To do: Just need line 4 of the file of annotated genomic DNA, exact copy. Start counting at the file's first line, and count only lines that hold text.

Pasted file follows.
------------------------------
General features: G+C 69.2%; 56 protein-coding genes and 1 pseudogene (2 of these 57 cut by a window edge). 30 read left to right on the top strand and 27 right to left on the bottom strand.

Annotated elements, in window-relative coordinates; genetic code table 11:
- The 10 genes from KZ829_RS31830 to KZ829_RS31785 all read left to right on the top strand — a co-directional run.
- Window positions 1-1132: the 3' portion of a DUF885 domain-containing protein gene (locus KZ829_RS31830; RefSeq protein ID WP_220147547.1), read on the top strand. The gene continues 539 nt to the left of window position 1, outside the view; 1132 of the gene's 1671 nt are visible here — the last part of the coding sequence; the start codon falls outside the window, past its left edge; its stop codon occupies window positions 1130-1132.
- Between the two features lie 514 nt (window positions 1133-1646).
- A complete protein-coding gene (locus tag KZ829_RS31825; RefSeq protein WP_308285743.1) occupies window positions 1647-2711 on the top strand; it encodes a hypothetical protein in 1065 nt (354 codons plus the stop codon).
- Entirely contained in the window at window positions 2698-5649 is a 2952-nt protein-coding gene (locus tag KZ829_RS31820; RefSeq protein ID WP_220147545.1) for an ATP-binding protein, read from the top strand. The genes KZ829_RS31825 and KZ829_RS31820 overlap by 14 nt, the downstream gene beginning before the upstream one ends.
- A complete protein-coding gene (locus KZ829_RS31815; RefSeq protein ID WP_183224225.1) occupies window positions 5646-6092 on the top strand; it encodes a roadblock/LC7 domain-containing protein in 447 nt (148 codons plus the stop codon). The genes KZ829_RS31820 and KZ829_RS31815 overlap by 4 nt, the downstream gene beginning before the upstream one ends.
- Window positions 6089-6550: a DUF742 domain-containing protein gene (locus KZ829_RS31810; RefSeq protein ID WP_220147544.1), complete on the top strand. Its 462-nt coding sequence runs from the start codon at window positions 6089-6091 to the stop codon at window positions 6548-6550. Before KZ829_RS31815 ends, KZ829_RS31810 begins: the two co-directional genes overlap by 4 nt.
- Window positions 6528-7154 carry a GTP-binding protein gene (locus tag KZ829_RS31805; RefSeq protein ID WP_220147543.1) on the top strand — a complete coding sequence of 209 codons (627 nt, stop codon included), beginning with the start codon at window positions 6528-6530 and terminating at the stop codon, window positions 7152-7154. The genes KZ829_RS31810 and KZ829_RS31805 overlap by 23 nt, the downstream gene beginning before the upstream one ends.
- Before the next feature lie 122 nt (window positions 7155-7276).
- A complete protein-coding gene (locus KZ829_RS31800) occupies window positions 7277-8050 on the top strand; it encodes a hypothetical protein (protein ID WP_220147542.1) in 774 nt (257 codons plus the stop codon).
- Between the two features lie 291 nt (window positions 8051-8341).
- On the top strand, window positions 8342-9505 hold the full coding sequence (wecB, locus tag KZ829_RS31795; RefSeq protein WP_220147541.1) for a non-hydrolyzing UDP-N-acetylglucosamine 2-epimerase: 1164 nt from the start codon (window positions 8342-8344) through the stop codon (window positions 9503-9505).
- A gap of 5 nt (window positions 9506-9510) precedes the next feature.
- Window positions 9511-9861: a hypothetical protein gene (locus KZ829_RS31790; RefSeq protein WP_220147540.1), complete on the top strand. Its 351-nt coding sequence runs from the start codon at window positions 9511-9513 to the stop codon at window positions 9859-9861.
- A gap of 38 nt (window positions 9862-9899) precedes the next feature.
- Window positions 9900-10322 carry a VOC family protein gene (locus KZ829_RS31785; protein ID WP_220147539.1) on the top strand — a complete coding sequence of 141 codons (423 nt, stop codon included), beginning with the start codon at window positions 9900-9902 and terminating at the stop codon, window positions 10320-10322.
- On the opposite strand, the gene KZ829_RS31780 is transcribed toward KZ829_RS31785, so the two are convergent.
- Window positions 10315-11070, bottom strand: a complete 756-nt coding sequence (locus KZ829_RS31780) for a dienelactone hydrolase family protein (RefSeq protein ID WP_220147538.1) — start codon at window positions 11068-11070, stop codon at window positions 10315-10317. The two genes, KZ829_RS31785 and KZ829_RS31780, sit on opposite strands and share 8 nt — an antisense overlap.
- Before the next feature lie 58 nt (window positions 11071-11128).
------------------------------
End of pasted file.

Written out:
- Window positions 1-1132: the 3' portion of a DUF885 domain-containing protein gene (locus KZ829_RS31830; RefSeq protein ID WP_220147547.1), read on the top strand. The gene continues 539 nt to the left of window position 1, outside the view; 1132 of the gene's 1671 nt are visible here — the last part of the coding sequence; the start codon falls outside the window, past its left edge; its stop codon occupies window positions 1130-1132.